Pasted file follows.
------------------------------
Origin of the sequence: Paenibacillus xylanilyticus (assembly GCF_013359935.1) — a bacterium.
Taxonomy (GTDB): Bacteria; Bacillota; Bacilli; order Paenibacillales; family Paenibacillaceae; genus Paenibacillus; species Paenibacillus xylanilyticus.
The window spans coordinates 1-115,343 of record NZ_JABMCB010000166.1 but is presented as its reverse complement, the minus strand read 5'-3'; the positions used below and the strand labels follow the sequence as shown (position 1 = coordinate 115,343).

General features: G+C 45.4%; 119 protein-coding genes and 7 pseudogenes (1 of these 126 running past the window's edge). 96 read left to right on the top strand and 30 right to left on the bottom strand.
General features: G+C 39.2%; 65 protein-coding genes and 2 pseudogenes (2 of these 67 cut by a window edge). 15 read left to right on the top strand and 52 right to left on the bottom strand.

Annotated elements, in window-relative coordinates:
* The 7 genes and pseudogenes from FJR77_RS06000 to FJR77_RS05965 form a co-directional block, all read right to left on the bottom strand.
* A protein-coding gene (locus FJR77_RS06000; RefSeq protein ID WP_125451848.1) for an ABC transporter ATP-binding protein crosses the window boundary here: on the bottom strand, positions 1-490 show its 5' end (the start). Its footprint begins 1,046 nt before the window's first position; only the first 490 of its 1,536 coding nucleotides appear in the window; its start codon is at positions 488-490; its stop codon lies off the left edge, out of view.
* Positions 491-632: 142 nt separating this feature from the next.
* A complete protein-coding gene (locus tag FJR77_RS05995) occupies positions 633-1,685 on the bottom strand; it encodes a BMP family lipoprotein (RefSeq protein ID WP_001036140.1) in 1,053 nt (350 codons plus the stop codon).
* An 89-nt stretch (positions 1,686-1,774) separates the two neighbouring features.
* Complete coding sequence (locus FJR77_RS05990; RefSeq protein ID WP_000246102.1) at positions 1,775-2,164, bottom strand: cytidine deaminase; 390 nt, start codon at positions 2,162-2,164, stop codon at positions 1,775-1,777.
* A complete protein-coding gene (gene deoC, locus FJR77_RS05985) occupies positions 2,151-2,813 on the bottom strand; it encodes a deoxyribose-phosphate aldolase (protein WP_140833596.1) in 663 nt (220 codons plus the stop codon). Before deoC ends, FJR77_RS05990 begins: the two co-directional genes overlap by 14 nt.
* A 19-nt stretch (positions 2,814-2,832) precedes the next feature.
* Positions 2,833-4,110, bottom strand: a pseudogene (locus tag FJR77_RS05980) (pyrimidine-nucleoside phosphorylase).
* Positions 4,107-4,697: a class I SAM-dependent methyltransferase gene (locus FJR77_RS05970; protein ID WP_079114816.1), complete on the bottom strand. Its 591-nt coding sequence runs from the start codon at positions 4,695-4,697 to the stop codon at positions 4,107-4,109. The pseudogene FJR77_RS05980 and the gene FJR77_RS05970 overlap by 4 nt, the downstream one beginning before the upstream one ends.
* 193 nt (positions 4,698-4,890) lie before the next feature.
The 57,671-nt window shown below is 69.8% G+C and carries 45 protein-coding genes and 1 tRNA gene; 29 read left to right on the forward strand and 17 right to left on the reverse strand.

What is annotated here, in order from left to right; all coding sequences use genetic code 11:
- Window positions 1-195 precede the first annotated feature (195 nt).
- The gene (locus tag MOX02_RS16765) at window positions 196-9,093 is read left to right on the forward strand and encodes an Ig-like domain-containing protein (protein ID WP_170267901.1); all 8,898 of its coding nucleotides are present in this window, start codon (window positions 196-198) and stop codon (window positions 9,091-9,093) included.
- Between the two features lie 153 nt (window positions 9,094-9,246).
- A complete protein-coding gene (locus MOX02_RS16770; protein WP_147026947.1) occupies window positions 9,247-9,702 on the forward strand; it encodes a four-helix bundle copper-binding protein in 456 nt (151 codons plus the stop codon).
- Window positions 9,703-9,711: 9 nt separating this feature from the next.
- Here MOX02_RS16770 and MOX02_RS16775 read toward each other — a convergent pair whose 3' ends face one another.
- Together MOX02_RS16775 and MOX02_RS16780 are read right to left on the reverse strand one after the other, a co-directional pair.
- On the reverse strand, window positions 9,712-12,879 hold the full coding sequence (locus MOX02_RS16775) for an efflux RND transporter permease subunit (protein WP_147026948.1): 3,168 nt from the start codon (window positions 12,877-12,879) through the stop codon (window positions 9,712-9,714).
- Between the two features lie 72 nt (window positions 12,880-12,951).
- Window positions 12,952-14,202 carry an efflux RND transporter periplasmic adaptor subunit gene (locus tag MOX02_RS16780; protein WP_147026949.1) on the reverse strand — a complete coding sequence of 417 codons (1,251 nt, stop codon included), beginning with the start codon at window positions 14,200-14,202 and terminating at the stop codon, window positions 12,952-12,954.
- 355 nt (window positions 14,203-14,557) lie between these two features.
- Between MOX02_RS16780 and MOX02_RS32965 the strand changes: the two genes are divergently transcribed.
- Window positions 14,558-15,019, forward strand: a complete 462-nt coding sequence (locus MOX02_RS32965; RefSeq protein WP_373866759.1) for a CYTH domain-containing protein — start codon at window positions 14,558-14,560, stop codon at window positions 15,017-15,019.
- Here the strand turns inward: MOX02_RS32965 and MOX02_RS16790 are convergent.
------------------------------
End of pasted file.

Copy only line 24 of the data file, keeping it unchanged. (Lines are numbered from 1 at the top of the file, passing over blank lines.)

- Window positions 9,703-9,711: 9 nt separating this feature from the next.